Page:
If ACK=0 and if it ascertains a parity divergence, it keeps the data stored in the input/output image memory at the last read out which it enabled and, according to the system programming choice made by the designer, immediately proceeds, or during the next cycle, to a further reading of this same data; if ACK remains at "1" during this reading and if the parity check finds a coincidence, the central unit is warned by this signal ACK of the fact that the data present on the bus is doubtful; by means of the programme, the designer of the controller will choose a procedure for rapid shut down or for maintaining a reduced operation with fault signalling depending on the address of the board concerned, that is to say depending on the impact of possible false information coming from the corresponding inputs on the correct operation and reliability of the cycle of the automatic device controlled.
The central unit similarly proceeds to read the inputs E4 and E7 and, if necessary, the different module codes by selecting the desired word by the corresponding combination H/L, D/C indicated by the table of verity of the decoder 316; each of these read outs gives rise to the same enabling checks, because of the signals PAR and ACK emitted with the selected word.
To sum up, the procedure and the devices thus described allow a programmable controller connected to input boards of the type shown in FIG. 3 to have permanently available reading accessible signals representing the operating status D and the presence of the external connection terminal strip and before validation of each input word, checking of the correct operating status of the interrogated board and the conformity of parities between words emitted and received. For economic reasons, a partial version of the solution shown in FIG. 4 may be preferred, which version comprises neither the input redundants 37, 38, 39, 40, nor the concordance check 306, nor the use thereof 308, 309, 310, 301; with the thus simplified diagram the signal "ACK" is only conditioned by the terminal strip connection signal B.
FIG. 4 gives the diagram of an eight channel DC output board of the "three wire" type, that is to say comprising, for each output such as SO, a power supply area 40a (external +V), an output area to the load 40b a third area 40c connecting the other pole of the amplifier 408 to the zero volt of the external power supply.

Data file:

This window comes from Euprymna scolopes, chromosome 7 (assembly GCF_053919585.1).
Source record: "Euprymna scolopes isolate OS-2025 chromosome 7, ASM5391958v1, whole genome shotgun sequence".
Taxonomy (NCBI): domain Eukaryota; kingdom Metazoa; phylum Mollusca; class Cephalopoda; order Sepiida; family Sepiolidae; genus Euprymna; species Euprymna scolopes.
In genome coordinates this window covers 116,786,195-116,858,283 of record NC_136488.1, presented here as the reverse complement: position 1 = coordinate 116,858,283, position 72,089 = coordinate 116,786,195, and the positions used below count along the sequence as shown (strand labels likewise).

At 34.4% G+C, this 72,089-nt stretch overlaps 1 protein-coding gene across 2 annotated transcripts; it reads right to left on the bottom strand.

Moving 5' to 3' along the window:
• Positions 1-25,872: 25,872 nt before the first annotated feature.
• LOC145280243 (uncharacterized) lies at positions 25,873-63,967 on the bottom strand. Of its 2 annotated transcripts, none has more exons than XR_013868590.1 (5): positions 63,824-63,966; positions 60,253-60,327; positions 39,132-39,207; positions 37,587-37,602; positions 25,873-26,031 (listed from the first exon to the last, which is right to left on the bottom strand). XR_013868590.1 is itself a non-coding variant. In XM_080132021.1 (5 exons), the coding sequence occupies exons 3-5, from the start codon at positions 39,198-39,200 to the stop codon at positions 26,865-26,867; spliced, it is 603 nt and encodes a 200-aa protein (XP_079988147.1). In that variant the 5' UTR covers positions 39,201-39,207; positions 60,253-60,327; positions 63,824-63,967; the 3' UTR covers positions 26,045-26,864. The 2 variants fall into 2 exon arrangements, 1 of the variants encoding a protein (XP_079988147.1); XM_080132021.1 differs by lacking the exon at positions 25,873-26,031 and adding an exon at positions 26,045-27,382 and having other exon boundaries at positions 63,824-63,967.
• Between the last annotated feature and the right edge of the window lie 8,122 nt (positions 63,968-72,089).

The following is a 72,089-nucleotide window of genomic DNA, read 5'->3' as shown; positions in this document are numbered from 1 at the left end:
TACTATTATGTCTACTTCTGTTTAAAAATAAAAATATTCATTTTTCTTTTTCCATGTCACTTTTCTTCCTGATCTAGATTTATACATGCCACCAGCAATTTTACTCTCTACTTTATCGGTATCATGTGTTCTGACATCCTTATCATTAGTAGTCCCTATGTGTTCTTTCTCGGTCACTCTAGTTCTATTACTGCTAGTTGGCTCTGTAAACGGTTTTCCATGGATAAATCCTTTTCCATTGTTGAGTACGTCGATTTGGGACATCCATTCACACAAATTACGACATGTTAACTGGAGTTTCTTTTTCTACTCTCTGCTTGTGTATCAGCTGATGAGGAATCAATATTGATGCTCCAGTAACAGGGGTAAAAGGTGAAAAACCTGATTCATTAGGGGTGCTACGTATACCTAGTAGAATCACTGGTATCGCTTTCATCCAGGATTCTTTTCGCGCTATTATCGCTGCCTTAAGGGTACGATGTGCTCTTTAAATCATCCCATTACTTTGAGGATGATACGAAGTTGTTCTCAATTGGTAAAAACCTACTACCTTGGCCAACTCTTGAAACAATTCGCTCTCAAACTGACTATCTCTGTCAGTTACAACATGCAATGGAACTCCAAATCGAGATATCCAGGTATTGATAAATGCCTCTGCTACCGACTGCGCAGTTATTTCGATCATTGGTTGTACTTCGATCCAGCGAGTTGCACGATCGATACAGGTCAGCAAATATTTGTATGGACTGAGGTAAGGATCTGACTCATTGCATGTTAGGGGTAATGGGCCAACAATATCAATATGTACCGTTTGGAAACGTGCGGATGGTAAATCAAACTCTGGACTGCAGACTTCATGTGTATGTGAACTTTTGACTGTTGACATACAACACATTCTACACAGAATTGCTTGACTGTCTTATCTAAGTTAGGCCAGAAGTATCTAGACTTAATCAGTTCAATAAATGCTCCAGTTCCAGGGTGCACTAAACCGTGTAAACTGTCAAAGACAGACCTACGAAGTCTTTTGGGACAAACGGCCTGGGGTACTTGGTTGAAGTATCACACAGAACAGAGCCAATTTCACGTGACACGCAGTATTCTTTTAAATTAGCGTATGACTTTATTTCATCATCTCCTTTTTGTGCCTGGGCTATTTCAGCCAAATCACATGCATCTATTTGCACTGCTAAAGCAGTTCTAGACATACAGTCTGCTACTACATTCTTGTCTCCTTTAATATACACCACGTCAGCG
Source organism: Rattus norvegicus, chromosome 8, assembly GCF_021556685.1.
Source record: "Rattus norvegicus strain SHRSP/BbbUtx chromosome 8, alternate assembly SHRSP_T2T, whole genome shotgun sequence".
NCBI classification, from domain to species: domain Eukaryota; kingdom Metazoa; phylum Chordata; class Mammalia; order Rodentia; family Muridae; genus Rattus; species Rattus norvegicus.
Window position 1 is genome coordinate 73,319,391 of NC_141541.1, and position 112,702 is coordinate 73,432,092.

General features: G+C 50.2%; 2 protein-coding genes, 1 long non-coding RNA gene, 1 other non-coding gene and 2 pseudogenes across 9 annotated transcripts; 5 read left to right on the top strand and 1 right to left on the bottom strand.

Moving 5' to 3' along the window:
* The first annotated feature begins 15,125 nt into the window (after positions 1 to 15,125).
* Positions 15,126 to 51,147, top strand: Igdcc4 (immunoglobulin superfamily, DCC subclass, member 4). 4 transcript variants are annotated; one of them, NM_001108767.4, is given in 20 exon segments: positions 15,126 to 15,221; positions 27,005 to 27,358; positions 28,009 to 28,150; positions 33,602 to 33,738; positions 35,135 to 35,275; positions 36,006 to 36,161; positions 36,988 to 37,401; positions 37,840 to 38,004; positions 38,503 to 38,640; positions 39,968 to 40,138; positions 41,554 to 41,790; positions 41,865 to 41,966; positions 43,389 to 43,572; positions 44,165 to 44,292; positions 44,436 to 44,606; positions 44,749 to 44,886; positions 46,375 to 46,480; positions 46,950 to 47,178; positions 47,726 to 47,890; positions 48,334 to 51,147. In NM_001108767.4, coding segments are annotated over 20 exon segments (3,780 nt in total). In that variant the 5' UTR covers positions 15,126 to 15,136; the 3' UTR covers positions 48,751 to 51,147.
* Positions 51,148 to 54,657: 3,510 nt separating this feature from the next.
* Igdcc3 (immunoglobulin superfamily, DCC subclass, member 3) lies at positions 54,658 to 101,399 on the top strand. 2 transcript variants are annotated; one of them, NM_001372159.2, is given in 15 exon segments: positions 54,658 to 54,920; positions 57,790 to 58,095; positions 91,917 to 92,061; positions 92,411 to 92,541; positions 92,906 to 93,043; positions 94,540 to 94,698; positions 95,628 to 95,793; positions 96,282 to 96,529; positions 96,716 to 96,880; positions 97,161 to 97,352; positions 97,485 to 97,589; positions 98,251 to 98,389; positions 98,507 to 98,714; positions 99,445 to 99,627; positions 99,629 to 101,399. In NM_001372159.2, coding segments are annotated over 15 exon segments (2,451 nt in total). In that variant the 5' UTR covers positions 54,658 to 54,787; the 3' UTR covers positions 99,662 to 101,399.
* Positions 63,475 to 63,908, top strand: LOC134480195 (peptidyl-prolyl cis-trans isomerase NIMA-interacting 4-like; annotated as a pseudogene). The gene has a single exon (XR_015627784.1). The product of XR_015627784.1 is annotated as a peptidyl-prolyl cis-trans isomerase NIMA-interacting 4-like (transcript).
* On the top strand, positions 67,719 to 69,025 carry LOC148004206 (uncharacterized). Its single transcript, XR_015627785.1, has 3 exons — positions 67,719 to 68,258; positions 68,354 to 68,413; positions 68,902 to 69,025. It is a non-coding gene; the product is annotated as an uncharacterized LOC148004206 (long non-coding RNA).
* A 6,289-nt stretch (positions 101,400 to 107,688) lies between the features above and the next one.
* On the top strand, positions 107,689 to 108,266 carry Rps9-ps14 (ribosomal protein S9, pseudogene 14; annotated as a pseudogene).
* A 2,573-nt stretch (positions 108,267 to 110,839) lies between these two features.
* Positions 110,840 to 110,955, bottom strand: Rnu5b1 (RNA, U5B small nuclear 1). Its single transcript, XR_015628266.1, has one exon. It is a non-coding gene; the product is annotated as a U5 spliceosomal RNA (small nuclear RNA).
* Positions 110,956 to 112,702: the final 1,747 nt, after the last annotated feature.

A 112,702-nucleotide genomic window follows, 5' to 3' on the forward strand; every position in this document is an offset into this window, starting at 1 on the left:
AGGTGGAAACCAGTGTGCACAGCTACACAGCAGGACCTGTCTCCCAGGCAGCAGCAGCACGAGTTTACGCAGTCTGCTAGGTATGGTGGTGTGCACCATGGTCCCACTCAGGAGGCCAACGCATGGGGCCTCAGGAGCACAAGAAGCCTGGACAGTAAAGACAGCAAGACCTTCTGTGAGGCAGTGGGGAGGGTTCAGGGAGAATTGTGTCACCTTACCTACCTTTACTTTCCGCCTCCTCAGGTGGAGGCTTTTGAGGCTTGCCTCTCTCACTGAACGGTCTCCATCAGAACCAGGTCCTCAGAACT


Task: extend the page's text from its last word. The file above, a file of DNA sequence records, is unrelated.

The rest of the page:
On the bus side, this board comprises connections required for the same signals as the input board of FIG. 3, but its operation is different: contrary to the inputs, which only operate for reading, the output boards of the pattern shown in FIG. 4 are accessible for writing so as to control the status of each output and for reading so as to acquire or check the module code and the above defined information B and D (terminal strip presence, absence of fault).
The selection of the different operating modes of this board is effected from the signals:
MS Module selection
RS Rack selection
H/L High weights/low weights
These signals are clarified by the decoder circuit 426 according to the following table of verity:
______________________________________ Writing enable signalMS and RS at zero R/W D/C H/L and conditions______________________________________Low weight data 0 0 0 CL = 0selection Df = 0D0 D3 writing in S0 to S3 if RS rises before MSHigh weight data 0 0 1 CL = 0selection DF = 0D4 to D7 writing in S4 to S7 if RS rises before MSLow weight code 1 1 0 DISA = 0reading Cf = 0High weight code 1 1 1 DISA = 0reading CF = 0______________________________________
In a low weight writing exchange, the central unit presents on the wires of the bus D0 to D3 the signals intended for controlling the outputs S0 to S3 and selects the board, the outputs concerned and the writing mode by making RS and MS=0, H/L and D/C=0, R/W=0.
When these signals appear on the corresponding areas of the board of FIG. 4, the four "EXCLUSIVE OR"s of circuit 428 calculate the parity received from signals D0 to D3 combined with H/L; receiving the signal CL=O from the decoder 426, the AND circuit 429 generates, at its output 4250, a zero signal which enables channels A4 and A5 of the interface 425: the selected card then sends back to the central unit, over A5, the parity calculated from the signals received and, over A4, the signal ACK coming from the "OR" circuit 423, a zero signal when the terminal strip is in position and when no fault is detected on the board.
Receiving in return this parity of the signals present at the inputs of the registers storing the status of the outputs 402, 403, the central unit compares it with the parity which it has itself calculated at the source: if these parities coincide and if the signal ACK is at zero, the central unit enables this writing exchange while storing the signals D0 to D3 in the flip flops S0 to S3 of circuit 402.
For validating this storage, the central unit causes the signal RS to rise before signal MS, which causes the signal CL to rise which is applied by line 4260 of circuit 402 while the signal G (=MS) received on line 4261 by the same circuit is still at O; this order of rising of signals G and CL applied to circuit 402 stores the data present on lines D0 to D3 in flip flops S0 to S3, in the place of the previously received data. On the contrary, should a parity error be ascertained by the central unit, this latter inhibits the data present at the inputs of register 402 by causing the signal MS (=G) to rise before RS so before L; this sequence allows the controller to keep the outputs S0 to S3 in the status corresponding to the orders received during the last enabled exchange for updating them only with the data whose correct transmission has been ascertained in real time, by the central unit.